Three times a year, school reports arrived and with them came a list of trains from all over the country which would converge on York. What would nowadays be seen as two rare railtours originating at Leeds and London, were then detailed to take the returning pupils to Gilling. The railtour image continued with a touch of mystery...would the train reach Gilling via Malton or Pilmoor, and on arrival, on to which of the long line of, even then, very ancient buses would one squeeze in order to reach Ampleforth College? Before the tramway from Gilling to the College was closed in 1922, coal trucks, suitably lined with sacks, used to carry the younger boys, the older ones walking the mile and a half from the station.

It was not until we reached the upper forms that we were able to investigate the railway at all. The 1940 timetable offered three trains each way between York and Pickering via Gilling. There was an additional service from Pickering to Helmsley at 3.30p.m., returning from there at 4.25p.m. By 1947 this was not shown in the timetables though it was still run for schoolchildren.

The end of the service (local passenger) was by no means the end of trains run for the villagers. Every year in May, June or July British Rail ran a train from Husthwaite Gate and all the stations to Malton as a day excursion to Scarborough, for this was the one and only trip to the seaside in the summer. On 25th May 1961 this ran on the same day as an excursion from Kirkbymoorside to Largs. Leaving Kirkby at 4.40a.m. the latter carried a party of W.I. members who arrived back from Scotland the following day at 3.30a.m. From time to time trains ran on the branch for ramblers while private excursions went to such varied destinations as North Queens Ferry, King’s Lynn and Chester.

The closure of the Malton shed in 1963 resulted in extra engine movements from York to deal with the thrice yearly luggage trains from Ampleforth College. Normally composed of five vans, two for London and one each for York, Leeds and Banbury.

The last regular steam-hauled train (freight) ran on Thursday 11th April 1963 and thereafter diesel shunters ran the pickup goods on Mondays, Wednesdays and Fridays. The very last Kirkby goods ran on 7th August 1964. 1963 saw a railtour for American personnel from Fylingdales Early Warning Station.

Text of a note found inside a bottle in the steps leading up to the footbridge at Gilling East Station, Ryedale.

The bottle was found by Mr and Mrs L. McLane while demolishing the bridge.


The erection of this bridge (which was brought from Craven Road Crossing, Southcoates, Hull) was commenced at Gilling in the month of December 1894. Building operations were stopped by frosts and snow storms of eight weeks duration.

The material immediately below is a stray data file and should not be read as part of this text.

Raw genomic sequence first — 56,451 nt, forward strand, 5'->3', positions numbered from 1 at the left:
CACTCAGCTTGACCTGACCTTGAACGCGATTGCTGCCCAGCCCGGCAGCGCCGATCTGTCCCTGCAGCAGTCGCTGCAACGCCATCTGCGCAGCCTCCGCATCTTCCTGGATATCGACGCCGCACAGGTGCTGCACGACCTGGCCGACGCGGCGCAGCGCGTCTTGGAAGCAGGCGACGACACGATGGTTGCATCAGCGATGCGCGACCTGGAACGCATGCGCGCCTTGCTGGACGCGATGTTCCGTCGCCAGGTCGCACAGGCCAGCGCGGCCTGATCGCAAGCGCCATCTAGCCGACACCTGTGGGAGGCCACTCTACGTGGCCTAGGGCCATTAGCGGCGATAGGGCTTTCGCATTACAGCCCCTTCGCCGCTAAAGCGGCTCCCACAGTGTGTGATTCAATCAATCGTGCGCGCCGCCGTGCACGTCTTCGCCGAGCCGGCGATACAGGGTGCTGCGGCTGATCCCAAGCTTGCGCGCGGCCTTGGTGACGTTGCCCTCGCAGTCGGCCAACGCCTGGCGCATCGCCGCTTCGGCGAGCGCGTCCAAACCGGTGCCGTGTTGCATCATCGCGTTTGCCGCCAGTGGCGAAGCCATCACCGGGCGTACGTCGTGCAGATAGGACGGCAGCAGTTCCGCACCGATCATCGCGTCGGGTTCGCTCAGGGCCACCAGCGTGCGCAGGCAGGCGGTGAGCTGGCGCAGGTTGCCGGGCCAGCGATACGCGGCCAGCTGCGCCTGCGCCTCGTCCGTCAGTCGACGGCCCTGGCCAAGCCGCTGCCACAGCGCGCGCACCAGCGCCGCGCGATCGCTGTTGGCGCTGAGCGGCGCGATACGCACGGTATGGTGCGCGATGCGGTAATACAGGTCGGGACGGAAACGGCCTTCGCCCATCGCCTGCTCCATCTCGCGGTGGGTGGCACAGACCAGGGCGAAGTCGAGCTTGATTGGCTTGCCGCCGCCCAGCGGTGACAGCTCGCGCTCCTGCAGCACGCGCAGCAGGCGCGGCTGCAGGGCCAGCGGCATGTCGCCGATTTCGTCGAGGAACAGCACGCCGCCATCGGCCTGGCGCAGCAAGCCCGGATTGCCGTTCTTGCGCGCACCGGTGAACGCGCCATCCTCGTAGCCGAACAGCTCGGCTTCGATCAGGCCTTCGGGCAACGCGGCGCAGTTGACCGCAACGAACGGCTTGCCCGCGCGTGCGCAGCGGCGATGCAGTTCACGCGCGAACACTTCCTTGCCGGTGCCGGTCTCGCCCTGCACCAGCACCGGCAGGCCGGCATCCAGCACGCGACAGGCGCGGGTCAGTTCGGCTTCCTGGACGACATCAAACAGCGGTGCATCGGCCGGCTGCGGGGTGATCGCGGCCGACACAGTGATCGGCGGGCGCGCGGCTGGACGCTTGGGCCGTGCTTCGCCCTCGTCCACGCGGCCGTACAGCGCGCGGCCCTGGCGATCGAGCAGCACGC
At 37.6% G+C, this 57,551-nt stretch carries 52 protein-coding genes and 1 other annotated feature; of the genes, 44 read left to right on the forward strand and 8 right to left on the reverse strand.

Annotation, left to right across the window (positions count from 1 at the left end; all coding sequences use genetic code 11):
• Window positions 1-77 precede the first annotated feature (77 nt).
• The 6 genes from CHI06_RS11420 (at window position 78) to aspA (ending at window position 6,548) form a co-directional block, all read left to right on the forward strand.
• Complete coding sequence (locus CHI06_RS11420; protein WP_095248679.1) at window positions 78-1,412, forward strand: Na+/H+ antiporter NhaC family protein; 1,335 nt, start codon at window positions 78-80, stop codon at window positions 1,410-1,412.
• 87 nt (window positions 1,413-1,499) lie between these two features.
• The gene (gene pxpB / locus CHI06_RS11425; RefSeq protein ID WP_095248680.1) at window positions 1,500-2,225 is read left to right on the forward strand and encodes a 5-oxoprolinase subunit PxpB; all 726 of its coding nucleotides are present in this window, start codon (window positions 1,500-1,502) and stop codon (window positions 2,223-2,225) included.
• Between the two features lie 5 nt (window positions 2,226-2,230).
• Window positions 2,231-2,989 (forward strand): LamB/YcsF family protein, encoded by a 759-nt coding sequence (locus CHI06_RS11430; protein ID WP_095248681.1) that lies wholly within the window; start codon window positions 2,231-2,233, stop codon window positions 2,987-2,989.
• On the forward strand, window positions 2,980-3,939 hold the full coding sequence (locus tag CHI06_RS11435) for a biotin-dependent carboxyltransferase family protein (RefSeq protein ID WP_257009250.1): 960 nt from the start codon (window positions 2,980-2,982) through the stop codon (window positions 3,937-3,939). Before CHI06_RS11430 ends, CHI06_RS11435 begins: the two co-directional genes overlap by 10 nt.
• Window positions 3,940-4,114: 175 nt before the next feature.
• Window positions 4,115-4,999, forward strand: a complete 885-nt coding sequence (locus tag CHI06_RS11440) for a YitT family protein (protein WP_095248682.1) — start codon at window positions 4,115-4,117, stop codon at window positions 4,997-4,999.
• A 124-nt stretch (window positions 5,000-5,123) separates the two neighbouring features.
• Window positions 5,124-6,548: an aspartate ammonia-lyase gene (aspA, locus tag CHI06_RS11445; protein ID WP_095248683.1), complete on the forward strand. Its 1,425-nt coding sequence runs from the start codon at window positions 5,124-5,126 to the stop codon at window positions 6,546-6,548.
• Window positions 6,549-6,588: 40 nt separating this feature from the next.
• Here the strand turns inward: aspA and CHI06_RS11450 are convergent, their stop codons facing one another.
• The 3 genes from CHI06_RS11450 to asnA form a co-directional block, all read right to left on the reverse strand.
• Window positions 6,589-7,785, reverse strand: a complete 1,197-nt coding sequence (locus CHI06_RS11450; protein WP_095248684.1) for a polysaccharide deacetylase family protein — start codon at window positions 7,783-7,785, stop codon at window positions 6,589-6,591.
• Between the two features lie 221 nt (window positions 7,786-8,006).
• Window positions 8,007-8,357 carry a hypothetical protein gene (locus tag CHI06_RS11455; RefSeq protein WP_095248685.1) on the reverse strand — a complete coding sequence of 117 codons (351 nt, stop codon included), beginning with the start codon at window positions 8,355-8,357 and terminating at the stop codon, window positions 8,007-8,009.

The following were the staff and employees, at or about Gilling, in service of the North Eastern Railway, viz.

Frank WoodStation Master
Edward PearsonChief Clerk
George Coopersecond do.
John Welford MegginsonSignal Porter
Ransom Daleditto
Thomas J. EwingSignal Man
Robert SkeltonForeman platelayer
William SeedamFog signalling and platelayer
pumping engine

The winter service of trains were 28 ordinary passenger, 3 goods in and out. 6.46a.m. to 6.19p.m. Summer 3 goods and 34 ordinary passenger trains in and out 6.46a.m. to 8.19p.m. The signal cabin at this time contained 17 working levers and one spare. 2 single needle telegraph instruments on circuits, viz.:

No. 1 York to Pickering via Knaresborough, Pilmoor and GILLING.
No. 2 GILLING to Malton, and Driffield.

Also 3 block telegraph (and 3 bells) instruments to Ampleforth, Hovingham and Nunnington.

March 1895

On the back of the document is a map, in diagrammatic form, of the station. It shows the signal box in its original position. (Note: whenever, in the above text, the name GILLING appears in capitals, it was done by a rubber stamp.)

Further notice from the Malton Gazette, Saturday 15th July 1895. “An iron bridge with stone steps has been erected at Gilling Railway Station for the use of passengers going from one platform to the other; and it will soon, we believe, be completed. As the use of it will be somewhat laborious, and the old way cannot be closed, we doubt whether the new structure will be much used, dangerous as the crossing of the rails is.”

Comment from Ken Hoole: Craven Street was a level crossing until the 1890s, and one of the busiest places in Hull. It was the centre of an X, with lines from the west from Paragon and Victoria Dock, and to the east to Withernsea and later King George Dock. Adjacent to the crossing the Hull and Barnsley Railway passed over on a bridge. A bridge replaced the crossing and, as far as I know, it is still there.